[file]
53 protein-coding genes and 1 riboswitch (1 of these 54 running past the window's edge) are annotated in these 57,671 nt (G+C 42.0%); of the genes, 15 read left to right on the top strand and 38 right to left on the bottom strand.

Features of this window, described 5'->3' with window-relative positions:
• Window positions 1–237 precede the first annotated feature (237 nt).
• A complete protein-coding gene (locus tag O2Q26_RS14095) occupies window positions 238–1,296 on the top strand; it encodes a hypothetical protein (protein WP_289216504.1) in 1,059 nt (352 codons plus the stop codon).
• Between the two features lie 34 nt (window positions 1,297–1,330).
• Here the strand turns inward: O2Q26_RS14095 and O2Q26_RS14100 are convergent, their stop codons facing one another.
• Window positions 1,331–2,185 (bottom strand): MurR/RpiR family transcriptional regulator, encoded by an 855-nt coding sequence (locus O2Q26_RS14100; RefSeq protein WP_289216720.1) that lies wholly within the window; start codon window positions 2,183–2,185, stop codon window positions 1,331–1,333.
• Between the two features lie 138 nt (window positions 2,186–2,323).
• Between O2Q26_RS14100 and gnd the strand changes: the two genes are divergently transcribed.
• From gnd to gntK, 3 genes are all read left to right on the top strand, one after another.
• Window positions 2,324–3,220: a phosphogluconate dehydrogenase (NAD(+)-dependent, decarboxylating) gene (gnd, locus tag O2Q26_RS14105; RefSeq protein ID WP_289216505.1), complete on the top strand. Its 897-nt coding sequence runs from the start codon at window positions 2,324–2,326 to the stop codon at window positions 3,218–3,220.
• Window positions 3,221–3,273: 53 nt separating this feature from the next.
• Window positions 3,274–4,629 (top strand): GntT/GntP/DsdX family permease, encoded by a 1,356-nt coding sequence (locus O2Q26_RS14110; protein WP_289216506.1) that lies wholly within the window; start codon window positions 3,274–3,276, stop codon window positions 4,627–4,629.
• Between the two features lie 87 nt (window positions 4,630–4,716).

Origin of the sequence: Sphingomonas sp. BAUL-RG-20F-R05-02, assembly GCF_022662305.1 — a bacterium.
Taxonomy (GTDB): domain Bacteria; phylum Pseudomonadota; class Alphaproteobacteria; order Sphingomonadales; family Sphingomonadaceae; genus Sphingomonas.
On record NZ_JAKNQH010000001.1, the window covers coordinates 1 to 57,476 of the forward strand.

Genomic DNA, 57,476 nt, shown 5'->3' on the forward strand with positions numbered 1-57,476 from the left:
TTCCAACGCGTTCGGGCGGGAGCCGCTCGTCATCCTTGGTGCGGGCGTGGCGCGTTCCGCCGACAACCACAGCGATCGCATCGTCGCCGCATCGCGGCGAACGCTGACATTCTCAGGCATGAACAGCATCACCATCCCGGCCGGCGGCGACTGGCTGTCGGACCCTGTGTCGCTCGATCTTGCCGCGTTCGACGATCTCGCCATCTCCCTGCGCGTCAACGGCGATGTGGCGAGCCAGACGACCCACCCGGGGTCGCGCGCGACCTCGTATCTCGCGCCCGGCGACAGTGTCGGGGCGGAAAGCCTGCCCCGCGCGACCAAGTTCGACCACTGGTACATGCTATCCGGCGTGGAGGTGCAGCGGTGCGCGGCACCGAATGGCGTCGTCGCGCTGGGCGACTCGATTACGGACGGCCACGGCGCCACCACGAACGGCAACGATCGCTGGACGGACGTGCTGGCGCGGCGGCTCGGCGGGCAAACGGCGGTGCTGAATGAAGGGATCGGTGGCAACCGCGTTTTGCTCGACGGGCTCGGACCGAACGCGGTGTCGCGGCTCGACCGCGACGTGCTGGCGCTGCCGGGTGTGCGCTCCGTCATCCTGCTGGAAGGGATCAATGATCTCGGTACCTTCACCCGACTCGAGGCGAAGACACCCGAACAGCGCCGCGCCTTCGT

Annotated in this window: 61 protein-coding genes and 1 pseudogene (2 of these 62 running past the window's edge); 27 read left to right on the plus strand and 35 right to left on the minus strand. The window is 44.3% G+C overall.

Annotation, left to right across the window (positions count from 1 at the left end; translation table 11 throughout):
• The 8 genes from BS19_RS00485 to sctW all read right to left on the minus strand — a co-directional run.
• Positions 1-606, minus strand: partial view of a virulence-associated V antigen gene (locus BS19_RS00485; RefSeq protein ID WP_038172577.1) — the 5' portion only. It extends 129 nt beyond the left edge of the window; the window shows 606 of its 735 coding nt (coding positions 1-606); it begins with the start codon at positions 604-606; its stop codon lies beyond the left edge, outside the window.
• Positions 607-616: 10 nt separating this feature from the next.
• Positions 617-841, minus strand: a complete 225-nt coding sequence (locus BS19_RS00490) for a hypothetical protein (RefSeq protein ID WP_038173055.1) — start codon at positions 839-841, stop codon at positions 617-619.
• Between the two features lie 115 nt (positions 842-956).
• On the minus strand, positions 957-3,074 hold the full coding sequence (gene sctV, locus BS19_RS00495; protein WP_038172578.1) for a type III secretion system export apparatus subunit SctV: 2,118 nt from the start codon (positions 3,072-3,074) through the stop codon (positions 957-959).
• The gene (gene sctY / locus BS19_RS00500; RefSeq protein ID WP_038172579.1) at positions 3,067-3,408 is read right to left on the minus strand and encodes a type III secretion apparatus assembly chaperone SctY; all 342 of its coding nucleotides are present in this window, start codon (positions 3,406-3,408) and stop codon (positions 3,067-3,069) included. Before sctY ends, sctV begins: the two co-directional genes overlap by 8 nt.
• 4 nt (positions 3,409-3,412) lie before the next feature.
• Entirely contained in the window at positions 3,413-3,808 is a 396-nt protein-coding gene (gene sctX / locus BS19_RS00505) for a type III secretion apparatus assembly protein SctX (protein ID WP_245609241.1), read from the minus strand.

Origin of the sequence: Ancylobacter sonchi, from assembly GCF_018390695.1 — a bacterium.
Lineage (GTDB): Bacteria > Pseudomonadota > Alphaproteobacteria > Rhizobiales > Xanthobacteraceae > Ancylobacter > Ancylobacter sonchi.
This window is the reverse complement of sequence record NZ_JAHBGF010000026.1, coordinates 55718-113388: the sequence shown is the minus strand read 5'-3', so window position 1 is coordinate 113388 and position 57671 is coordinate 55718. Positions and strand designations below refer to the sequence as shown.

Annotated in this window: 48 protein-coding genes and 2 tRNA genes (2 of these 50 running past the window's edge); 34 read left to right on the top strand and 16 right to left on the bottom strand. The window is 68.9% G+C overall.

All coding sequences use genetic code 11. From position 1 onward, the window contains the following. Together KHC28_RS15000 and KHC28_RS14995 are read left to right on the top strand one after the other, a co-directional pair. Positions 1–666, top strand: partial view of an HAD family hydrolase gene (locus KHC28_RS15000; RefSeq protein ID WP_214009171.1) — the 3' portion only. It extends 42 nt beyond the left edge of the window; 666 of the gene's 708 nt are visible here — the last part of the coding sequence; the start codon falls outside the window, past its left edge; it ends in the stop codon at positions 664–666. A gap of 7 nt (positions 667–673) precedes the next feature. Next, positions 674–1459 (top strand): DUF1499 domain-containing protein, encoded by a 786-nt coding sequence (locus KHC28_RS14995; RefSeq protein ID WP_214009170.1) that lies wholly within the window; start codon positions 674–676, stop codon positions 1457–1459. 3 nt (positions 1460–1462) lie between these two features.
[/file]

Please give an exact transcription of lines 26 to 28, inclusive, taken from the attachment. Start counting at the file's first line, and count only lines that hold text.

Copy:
• Between the two features lie 115 nt (positions 842-956).
• On the minus strand, positions 957-3,074 hold the full coding sequence (gene sctV, locus BS19_RS00495; protein WP_038172578.1) for a type III secretion system export apparatus subunit SctV: 2,118 nt from the start codon (positions 3,072-3,074) through the stop codon (positions 957-959).
• The gene (gene sctY / locus BS19_RS00500; RefSeq protein ID WP_038172579.1) at positions 3,067-3,408 is read right to left on the minus strand and encodes a type III secretion apparatus assembly chaperone SctY; all 342 of its coding nucleotides are present in this window, start codon (positions 3,406-3,408) and stop codon (positions 3,067-3,069) included. Before sctY ends, sctV begins: the two co-directional genes overlap by 8 nt.